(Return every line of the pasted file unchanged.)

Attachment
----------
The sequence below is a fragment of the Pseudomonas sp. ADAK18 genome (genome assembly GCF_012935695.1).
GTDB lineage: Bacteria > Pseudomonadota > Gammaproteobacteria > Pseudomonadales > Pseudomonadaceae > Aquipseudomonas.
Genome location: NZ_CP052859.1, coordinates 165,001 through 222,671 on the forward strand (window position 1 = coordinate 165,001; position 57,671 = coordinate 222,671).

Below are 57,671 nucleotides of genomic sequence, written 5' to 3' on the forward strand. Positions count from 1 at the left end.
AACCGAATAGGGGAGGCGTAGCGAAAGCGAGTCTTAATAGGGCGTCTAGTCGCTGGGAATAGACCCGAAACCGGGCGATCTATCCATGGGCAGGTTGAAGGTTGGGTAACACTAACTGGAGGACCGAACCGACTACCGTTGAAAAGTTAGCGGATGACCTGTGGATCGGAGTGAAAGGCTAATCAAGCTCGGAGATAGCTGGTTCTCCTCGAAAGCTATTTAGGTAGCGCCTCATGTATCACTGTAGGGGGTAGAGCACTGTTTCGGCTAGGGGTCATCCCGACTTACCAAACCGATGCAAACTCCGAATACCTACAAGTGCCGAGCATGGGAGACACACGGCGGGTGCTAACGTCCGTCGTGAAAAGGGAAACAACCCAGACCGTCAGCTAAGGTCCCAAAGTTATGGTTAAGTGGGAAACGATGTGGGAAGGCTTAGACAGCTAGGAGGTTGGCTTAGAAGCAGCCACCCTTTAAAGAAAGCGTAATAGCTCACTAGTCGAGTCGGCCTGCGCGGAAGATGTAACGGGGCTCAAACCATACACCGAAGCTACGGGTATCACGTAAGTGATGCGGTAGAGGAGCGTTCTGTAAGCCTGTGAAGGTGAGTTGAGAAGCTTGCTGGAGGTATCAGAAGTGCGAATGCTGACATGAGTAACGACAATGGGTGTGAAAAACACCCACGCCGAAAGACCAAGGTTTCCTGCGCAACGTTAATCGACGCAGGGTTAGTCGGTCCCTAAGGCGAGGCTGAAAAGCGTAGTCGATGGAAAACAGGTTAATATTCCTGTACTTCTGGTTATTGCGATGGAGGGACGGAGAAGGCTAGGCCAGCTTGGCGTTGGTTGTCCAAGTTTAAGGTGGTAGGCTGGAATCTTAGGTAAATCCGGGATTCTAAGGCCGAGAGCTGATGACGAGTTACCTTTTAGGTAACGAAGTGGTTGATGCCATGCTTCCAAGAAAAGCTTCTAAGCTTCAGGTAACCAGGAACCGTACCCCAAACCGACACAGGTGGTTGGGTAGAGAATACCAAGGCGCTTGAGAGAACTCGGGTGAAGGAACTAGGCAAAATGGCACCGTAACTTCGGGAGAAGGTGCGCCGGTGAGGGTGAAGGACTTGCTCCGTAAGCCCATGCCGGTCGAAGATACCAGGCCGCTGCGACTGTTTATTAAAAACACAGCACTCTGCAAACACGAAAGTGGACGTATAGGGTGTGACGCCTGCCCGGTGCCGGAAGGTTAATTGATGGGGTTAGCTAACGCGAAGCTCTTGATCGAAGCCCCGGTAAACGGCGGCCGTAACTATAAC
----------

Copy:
The sequence below is a fragment of the Pseudomonas sp. ADAK18 genome (genome assembly GCF_012935695.1).
GTDB lineage: Bacteria > Pseudomonadota > Gammaproteobacteria > Pseudomonadales > Pseudomonadaceae > Aquipseudomonas.
Genome location: NZ_CP052859.1, coordinates 165,001 through 222,671 on the forward strand (window position 1 = coordinate 165,001; position 57,671 = coordinate 222,671).

Below are 57,671 nucleotides of genomic sequence, written 5' to 3' on the forward strand. Positions count from 1 at the left end.
AACCGAATAGGGGAGGCGTAGCGAAAGCGAGTCTTAATAGGGCGTCTAGTCGCTGGGAATAGACCCGAAACCGGGCGATCTATCCATGGGCAGGTTGAAGGTTGGGTAACACTAACTGGAGGACCGAACCGACTACCGTTGAAAAGTTAGCGGATGACCTGTGGATCGGAGTGAAAGGCTAATCAAGCTCGGAGATAGCTGGTTCTCCTCGAAAGCTATTTAGGTAGCGCCTCATGTATCACTGTAGGGGGTAGAGCACTGTTTCGGCTAGGGGTCATCCCGACTTACCAAACCGATGCAAACTCCGAATACCTACAAGTGCCGAGCATGGGAGACACACGGCGGGTGCTAACGTCCGTCGTGAAAAGGGAAACAACCCAGACCGTCAGCTAAGGTCCCAAAGTTATGGTTAAGTGGGAAACGATGTGGGAAGGCTTAGACAGCTAGGAGGTTGGCTTAGAAGCAGCCACCCTTTAAAGAAAGCGTAATAGCTCACTAGTCGAGTCGGCCTGCGCGGAAGATGTAACGGGGCTCAAACCATACACCGAAGCTACGGGTATCACGTAAGTGATGCGGTAGAGGAGCGTTCTGTAAGCCTGTGAAGGTGAGTTGAGAAGCTTGCTGGAGGTATCAGAAGTGCGAATGCTGACATGAGTAACGACAATGGGTGTGAAAAACACCCACGCCGAAAGACCAAGGTTTCCTGCGCAACGTTAATCGACGCAGGGTTAGTCGGTCCCTAAGGCGAGGCTGAAAAGCGTAGTCGATGGAAAACAGGTTAATATTCCTGTACTTCTGGTTATTGCGATGGAGGGACGGAGAAGGCTAGGCCAGCTTGGCGTTGGTTGTCCAAGTTTAAGGTGGTAGGCTGGAATCTTAGGTAAATCCGGGATTCTAAGGCCGAGAGCTGATGACGAGTTACCTTTTAGGTAACGAAGTGGTTGATGCCATGCTTCCAAGAAAAGCTTCTAAGCTTCAGGTAACCAGGAACCGTACCCCAAACCGACACAGGTGGTTGGGTAGAGAATACCAAGGCGCTTGAGAGAACTCGGGTGAAGGAACTAGGCAAAATGGCACCGTAACTTCGGGAGAAGGTGCGCCGGTGAGGGTGAAGGACTTGCTCCGTAAGCCCATGCCGGTCGAAGATACCAGGCCGCTGCGACTGTTTATTAAAAACACAGCACTCTGCAAACACGAAAGTGGACGTATAGGGTGTGACGCCTGCCCGGTGCCGGAAGGTTAATTGATGGGGTTAGCTAACGCGAAGCTCTTGATCGAAGCCCCGGTAAACGGCGGCCGTAACTATAAC